Miniature Old Trafford Could Be Yours!
Monday 20th July 2020
MANCHESTER United fans have the chance to get their hands on a special one-of-a-kind piece and boast they have an entire stadium in their living room!
Architect and sports enthusiast David Resnik is creating a “Stadium For Ants” of Old Trafford – complete with centre tunnel and even an illuminated “Manchester United” sign atop the roofline.
The real Theatre Of Dreams is said to be the largest club football stadium in the UK, and the 11th largest in Europe. Ironic then that David, who is currently putting the final touches to the piece, has shrunk the building to 1:1500 scale to create the smaller replica.
And one lucky fan will get to own the piece for a minimum donation of £10 as David will be raffling off the stadium to raise funds for Royal Manchester Children’s Hospital Charity.
David, who lives 3,600 miles west of Old Trafford in Cleveland, Ohio, said: “I am a huge sports fan and when I lived in the UK a few years ago, I went to see a few matches at Old Trafford and realised for myself what hallowed ground it is.
“It’s a ground that holds a lot of memories and a place many people hold in high esteem – so part of what I do was about thinking how I recreate that in miniature form.
“Whoever wins the raffle will be owning something very unique and one-of-a-kind. It would be a real collector’s item for someone who is a true Manchester United fan.”
David has been labouring for 10 hours a day for several weeks to complete his masterpiece, which he estimates will have taken 280 hours of work once it’s finished.
In order to achieve such minute attention to detail, he uses a mixture of fan photographs, Google maps and images, online archive footage and Photoshop to create a mixture of 3D-printed components and laser-cut components made from various materials.
As with any other building, the work starts from the bottom up, building vertically with the roof going on last.
Once finished, it will be housed in a protective case for shipping to anywhere in the world and can be wall mounted or displayed on a flat surface.
The State-side Red is a self-confessed “huge sports fan” and this isn’t the first miniature stadium he has created.
He said: “When I was about 14 I was given a ceramic model stadium from the Cleveland Indians team gift shop and I thought I’d have a go at doing one myself. I made a model out of cardboard with colouring pencils but then I didn’t really take it up as a hobby.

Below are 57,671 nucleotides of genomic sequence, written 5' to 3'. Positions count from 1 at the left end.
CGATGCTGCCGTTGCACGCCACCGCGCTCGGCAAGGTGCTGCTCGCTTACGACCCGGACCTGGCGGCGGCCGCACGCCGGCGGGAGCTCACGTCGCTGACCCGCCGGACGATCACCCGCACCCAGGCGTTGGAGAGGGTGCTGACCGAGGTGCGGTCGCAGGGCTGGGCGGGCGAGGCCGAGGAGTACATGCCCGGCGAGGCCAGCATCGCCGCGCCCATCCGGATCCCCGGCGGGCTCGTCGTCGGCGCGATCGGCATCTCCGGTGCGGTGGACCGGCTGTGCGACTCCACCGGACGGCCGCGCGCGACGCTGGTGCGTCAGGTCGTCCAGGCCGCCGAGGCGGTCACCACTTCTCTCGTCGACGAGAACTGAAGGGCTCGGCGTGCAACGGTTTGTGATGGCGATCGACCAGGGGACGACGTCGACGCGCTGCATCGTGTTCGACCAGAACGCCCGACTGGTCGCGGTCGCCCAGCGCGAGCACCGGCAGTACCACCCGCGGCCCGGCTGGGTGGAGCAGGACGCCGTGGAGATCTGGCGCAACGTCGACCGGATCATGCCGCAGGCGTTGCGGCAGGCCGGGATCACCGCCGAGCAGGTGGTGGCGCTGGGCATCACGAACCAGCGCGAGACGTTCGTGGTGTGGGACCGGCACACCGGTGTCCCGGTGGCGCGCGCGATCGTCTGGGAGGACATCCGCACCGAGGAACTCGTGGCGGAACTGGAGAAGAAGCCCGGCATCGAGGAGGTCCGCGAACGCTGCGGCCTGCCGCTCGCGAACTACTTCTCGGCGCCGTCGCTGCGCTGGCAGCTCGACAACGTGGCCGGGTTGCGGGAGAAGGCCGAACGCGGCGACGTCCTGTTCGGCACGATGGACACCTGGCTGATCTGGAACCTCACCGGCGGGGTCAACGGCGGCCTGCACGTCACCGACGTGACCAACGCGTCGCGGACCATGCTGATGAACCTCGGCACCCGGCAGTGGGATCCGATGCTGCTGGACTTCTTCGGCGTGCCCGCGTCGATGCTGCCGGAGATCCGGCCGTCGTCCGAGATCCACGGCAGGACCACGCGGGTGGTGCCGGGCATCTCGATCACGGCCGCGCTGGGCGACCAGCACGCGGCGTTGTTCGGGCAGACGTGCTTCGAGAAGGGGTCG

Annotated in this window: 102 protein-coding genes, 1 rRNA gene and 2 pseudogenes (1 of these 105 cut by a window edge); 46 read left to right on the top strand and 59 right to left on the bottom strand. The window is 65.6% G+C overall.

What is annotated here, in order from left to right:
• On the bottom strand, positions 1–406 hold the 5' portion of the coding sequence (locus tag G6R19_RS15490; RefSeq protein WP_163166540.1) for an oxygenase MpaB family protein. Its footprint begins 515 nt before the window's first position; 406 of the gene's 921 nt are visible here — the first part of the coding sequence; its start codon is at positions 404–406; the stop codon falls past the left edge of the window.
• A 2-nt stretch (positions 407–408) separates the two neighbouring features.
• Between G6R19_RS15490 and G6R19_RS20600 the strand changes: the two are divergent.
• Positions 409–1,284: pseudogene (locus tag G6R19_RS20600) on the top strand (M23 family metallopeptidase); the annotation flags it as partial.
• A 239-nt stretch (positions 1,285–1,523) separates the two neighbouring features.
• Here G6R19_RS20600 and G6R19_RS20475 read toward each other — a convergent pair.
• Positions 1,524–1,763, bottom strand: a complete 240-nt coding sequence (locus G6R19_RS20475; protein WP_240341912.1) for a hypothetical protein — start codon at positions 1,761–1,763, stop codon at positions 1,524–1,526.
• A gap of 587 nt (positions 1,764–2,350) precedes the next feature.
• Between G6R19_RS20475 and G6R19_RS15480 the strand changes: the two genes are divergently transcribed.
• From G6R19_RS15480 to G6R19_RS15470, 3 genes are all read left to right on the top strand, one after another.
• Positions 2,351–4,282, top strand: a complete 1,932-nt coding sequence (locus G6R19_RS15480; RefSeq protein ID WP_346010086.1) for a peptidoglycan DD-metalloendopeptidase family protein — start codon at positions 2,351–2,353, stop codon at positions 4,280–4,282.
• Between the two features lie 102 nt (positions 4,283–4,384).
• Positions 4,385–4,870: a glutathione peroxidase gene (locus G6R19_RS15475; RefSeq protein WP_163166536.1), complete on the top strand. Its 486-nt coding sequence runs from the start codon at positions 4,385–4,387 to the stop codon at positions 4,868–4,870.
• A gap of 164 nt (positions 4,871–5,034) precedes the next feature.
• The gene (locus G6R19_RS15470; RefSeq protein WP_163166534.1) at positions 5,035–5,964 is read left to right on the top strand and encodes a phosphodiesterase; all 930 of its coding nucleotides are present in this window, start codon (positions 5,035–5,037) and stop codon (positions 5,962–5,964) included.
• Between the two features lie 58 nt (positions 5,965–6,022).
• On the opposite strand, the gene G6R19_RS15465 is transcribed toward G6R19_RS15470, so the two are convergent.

“I rediscovered my passion a lot later on and I enrolled in Kent State University’s architecture program in 2016.
“I’ve now got back into the models, but the techniques have definitely improved since I first started.”
He has since gone on to create many miniature stadiums from across America and further afield. His latest project before starting on Old Trafford was Johan Cruijff ArenA in Amsterdam.
David is now putting the final touches to the Old Trafford Stadium For Ants and eager fans will have until Saturday, 29th August to enter. Entrants can live anywhere in the world, as David has agreed to post it to any address.
The great news is that everyone who enters the raffle will be making a donation to Royal Manchester Children’s Hospital Charity.
Jo Thomas, one of the Charity’s Community Fundraising Officers, said: “David’s work looks incredible – I’m only sad I won’t get to the see the final stadium up close for myself.
“This is a really special piece and I’m sure lots of Manchester United fans would love to get their hands on the miniature stadium. They not only stand a chance of winning a one-off, unique prize but also know that by entering they are donating to a wonderful cause supporting the NHS in Manchester.”
Royal Manchester Children’s Hospital Charity fundraises throughout the year to support the treatment, research and care of young patients treated at children’s hospital in Oxford Road, Manchester. The hospital sees more than 276,000 patients per year.
To make a donation and be in with a chance of winning the miniature Old Trafford stadium, visit the JustGiving Page.
Visit the RMCH Charity website to find out more about their work.